The House on Wednesday fired a warning shot at China by passing a bill with strong bipartisan support that would raise tariffs on Chinese imports if the Asian giant keeps an artificial lid on its currency.
Republicans from industrial states joined most Democrats in giving new powers to the Commerce Department to consider whether China’s policy of tying the value of its currency to the dollar, rather than allowing it to rise in response to market forces, represents an unfair trade practice.
The vote was 348-79, with all but five Democrats and 74 Republicans voting in favor.
“Talk doesn’t work,” said House Ways and Means Committee Chairman Sander M. Levin, rejecting protests from the Obama administration — like the Bush administration before it — that the best way to persuade China to abandon its practices is to use quiet diplomacy in international forums.
China promised to loosen its currency restrictions this past spring in response to international pressures, but the Chinese yuan or renminbi has risen by less than 2 percent since then. Economists estimate that it is undervalued by as much as 40 percent.
“A 25 percent to 40 percent tilt against us is unacceptable,” said Mr. Levin, Michigan Democrat. “This bill says we cannot and will not look the other way. We are going to act.”
Mr. Levin, in drafting the committee bill, diluted an earlier version of the legislation that would have imposed across-the-board tariffs on Chinese goods if it keeps fixing its exchange rate. Instead, the bill allows the administration to make case-by-case determinations in connection with complaints against classes of Chinese imports raised by trade unions and manufacturers.
Mr. Levin said the bill was also carefully drafted to ensure it complies with U.S. trade obligations so it will not be struck down by the World Trade Organization.
Nevertheless, opponents said the bill will do little to change China’s exchange policies, while it could provoke dangerous retaliatory action against U.S. businesses and exports. China is the fastest-growing U.S. export market.
“This will likely result in retaliatory action by the Chinese,” said Rep. Jeff Flake, Arizona Republican, lamenting that it was the only trade measure to be brought to the House floor in two years since Barack Obama was elected as president.
“We’re into the crazy season where we’re simply pandering instead of helping to open new markets,” he said.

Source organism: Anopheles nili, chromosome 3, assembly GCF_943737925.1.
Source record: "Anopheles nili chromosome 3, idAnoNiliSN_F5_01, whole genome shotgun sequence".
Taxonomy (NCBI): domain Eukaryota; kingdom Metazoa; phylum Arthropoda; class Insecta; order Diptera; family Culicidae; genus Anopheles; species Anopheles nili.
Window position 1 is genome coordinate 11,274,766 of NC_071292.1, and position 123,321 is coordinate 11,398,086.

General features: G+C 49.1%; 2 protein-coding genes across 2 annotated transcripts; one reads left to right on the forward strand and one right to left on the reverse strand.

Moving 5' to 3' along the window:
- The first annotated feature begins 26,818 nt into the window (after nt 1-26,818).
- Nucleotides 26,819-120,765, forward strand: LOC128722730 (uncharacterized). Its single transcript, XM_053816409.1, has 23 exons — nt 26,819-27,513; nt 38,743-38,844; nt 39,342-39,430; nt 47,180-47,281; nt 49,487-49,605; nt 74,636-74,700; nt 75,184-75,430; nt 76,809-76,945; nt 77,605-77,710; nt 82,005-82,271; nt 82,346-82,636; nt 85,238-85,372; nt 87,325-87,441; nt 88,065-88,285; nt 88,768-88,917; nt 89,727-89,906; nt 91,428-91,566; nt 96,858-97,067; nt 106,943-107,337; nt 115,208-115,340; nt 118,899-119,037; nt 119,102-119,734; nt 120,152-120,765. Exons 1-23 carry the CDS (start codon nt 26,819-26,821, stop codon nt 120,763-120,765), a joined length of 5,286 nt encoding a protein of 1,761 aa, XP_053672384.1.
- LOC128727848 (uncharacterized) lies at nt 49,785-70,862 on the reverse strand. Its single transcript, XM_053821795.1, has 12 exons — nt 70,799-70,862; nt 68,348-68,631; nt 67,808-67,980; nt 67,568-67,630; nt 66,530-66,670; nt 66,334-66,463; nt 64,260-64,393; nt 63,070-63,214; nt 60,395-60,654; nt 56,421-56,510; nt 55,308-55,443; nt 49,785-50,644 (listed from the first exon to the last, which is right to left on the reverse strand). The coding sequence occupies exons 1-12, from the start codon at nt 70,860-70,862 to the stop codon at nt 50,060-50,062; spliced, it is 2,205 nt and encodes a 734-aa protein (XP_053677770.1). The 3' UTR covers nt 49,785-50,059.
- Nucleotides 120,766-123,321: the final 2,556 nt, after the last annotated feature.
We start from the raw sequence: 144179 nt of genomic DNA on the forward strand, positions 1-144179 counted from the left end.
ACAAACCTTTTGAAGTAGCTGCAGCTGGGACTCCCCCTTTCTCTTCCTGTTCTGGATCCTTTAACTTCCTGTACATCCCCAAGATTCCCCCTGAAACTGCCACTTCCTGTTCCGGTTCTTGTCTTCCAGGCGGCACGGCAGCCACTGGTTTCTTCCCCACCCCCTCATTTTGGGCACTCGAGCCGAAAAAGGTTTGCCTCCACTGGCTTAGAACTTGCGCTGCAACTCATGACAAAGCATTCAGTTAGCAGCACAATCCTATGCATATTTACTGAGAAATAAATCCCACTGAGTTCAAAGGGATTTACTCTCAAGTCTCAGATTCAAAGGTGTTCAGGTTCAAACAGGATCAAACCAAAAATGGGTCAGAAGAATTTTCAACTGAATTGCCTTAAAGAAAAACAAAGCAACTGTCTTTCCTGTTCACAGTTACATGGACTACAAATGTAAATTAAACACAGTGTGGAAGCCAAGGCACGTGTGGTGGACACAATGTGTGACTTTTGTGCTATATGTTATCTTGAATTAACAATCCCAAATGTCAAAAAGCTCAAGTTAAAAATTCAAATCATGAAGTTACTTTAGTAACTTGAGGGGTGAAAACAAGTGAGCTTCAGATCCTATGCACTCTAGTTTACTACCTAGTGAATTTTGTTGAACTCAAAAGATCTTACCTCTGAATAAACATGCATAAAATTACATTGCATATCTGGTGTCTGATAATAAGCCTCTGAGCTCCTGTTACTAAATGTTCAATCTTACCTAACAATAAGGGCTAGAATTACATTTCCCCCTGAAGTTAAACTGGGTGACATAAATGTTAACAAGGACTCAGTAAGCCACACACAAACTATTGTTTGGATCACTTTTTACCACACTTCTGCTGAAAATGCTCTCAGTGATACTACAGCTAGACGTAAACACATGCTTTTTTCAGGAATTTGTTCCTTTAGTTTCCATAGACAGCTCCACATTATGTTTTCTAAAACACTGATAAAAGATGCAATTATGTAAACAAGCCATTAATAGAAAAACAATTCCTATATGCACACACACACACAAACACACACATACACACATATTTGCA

A few other conservative Republicans echoed his concerns, though nearly all agreed with bill sponsors that China is not allowing market forces to determine the value of its currency.
Analysts said that while the bill may be primarily a vehicle for legislators to cater to public sentiment in favor of taking a tough stance against China, it risks touching off a trade battle with the Asian giant.
“It’s politics,” said Raghav Subbarao, an analyst with Barclays Capital. “Bear in mind that so close to the midterm elections, legislation is less likely to be driven by policy considerations and more by populism.”
Still, the strong vote for the bill in the House “raises the risk that some form of the legislation, albeit a watered-down version, will be passed ahead of the elections, raising the prospect of a conflict with China,” he said.
The legislation also is popular in the Senate, where sponsors say they may push for a vote after the Nov. 2 elections.
“For so many years we have watched China’s trade deficit grow and grow and grow, and today we’re finally doing something about it,” said House Speaker Nancy Pelosi, California Democrat. “We’re recognizing that currency manipulation is a way of subsidizing exports.”
Mrs. Pelosi said fear of offending China has prevented Congress from acting on the issue for years.
“We understand the U.S.-China relationship is an important one in every way — culturally, politically, diplomatically, economically, commercially. But we need to have them play by the rules,” she said.
“We do this because 1 million American jobs could be created if the Chinese government took its thumb off the scales.”
Republicans, who have fought nearly every other Democratic initiative this year, said they were glad to finally get a chance to vote on the currency measure after futilely waiting for years for China to act on its own.
“The bill sends a signal to China that Congress’ patience is wearing out,” said Rep. Dave Camp, Michigan Republican, noting that he was drawn to the bill because it was drafted to comply with WTO rules. “We cannot allow ourselves to be afraid of China’s reaction.”
Treasury Secretary Timothy F. Geithner earlier this month expressed concern that the legislation must comply with trade rules. But the Treasury and White House were silent and gave no opinion on the bill that passed Wednesday.
Mr. Obama endorsed at least the sentiments behind the legislation on Wednesday, after having discussed the currency issue privately last week with Chinese Premier Wen Jiabao on the sidelines of the U.N. General Assembly.
“The reason that I’m pushing China about their currency is because their currency is undervalued,” he said at a backyard meeting with voters in Iowa. “That’s not the main reason for our trade imbalance, but it’s a contributing factor.”